Publicity stunt gets ‘Stamps’ of approval!

Nov 5, 2002 7:20 AM

            THOSE WERE THE DAYS, MY FRIEND . . . Part II. My grandmother, God bless her, had a thing with trading stamps. She saved them with a passion. While growing up I watched her go to great lengths to get the little buggers and patiently lick them and stick them into their appropriate booklets. She would shop the stores that gave them and shun those that didn’t; all the while, telling me how they were like found money.

            When Gram finally had saved enough stamps to redeem them for merchandise her buttons would pop. To her it was like getting something for nothing.

            Grocery stores, department stores, gas stations and various other locations used stamps to lure customers and reward them for spending their money. This went on for as many years as I can remember. And all the while my grandmother kept telling me how great it was.

            To be honest, I really didn’t pay that much attention to her. Oh, I gave her the perfunctory, “That’s nice, Gram,” whenever the conversation called for it, but I usually had more important things on my mind. At least they seemed important to me at the time. Bottom line, trading stamps were not high on list of priorities.

            But, something must have stuck, because years later when I was working the racetrack circuit trading stamps came to the top of the list.

            My main assignment during my 20 years as a tub thumper was coming up with ideas to win the fancy of fans and make them clever enough to get the attention of the local press so they would write a story.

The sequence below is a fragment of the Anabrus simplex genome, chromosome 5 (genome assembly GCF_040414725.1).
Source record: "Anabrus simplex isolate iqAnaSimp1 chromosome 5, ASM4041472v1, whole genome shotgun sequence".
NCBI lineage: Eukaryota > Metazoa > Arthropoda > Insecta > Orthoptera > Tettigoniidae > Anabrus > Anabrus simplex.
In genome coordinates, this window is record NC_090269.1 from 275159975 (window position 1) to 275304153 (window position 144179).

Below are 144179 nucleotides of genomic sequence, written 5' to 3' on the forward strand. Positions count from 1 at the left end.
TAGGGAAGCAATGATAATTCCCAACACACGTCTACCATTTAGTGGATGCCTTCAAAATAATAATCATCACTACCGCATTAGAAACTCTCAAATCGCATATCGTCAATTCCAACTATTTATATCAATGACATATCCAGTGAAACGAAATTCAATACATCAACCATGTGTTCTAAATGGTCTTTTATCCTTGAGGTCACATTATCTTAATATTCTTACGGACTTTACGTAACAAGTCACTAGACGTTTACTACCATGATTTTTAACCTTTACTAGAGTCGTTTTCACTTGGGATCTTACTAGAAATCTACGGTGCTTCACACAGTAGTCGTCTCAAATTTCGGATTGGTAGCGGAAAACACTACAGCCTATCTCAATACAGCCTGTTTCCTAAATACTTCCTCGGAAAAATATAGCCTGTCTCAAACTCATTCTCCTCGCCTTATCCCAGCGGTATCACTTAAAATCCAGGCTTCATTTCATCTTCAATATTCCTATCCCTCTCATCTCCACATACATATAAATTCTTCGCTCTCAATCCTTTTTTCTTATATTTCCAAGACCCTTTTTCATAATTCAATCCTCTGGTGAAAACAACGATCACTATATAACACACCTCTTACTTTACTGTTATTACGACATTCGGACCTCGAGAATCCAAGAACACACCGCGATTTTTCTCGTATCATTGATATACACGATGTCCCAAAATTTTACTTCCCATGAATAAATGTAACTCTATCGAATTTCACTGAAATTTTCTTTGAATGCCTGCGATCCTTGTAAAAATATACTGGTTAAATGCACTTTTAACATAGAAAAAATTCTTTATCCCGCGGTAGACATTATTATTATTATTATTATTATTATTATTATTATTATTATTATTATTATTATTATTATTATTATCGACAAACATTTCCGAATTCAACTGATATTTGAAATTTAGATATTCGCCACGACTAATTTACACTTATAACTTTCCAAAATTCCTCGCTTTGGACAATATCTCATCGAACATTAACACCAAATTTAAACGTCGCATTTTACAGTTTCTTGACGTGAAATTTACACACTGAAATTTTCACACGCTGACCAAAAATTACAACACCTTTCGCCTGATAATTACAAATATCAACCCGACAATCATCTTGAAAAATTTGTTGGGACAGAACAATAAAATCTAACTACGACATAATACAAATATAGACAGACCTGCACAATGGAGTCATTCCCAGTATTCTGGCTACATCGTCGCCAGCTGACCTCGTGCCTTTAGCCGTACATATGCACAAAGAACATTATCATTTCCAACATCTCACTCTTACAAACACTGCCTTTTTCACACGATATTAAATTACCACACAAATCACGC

It was not an easy job. In those days, the little tracks that I worked for had almost no advertising budget. It was up to the publicity man to get ink so people would want to come to the races. But, the media back then did not have horse racing on its “A” list things to cover. The sports departments at the newspapers usually assigned racing to the least capable staffer and only used a story when absolutely nothing else was available.

            So, coming up with things that would ring the bell with the press was a challenge.

            One day while looking for that elusive something that would interest both the fans and the press, I came across an ad for a store that was touting a “Double Green Stamps” day. Sperry & Hutchinson’s Green Stamps were the Cadillac of trading stamps. Everyone wanted them.

            Gram’s words flooded my mind and I had visions of her licking and sticking stamps.

            The track already had a Ladies Day on Tuesdays. It had only met with mild response. But, if we gave away Green Stamps I was sure we could turn Ladies Day into a big success.

            When the details were worked out it was decided that ladies could turn in their losing tickets for Green Stamps. Every $2 loser was worth 20 stamps.

            Redemption booths were set up.

            The first week we had a good turn out. Glancing through the stands it was easy to see that the ratio of women to men had grown significantly. I went down to check out the booths. The lines were long. That meant they were putting money through the windows. Management was pleased.

            The second week they were short of help for the redemption booth so I took up a position behind the counter. The routine was simple. Take the losing ticket, do the math to calculate how many stamps were required and hand the stamps to the lady.

            Then I got a $2 show ticket from a sweet grandmotherly type. I noticed the numbers and they looked familiar. I had placed a wager myself in the last race and I knew the numbers for win, place and show. This was a winning ticket. To be sure I double-checked it against my program and I was correct. This woman had bet the winner to show. She should be headed for the cashier’s window to collect $2.20. I told her this and she replied:

            “Young man, I’d rather have the trading stamps than the 20 cents this ticket is worth.”

            But, I explained, she would get her $2 back plus the 20 cents. This didn’t seem to impress her. She curtly said:

            “Just give me the Green stamps, please.”

            Well, I thought, Gram was really right about those trading stamps.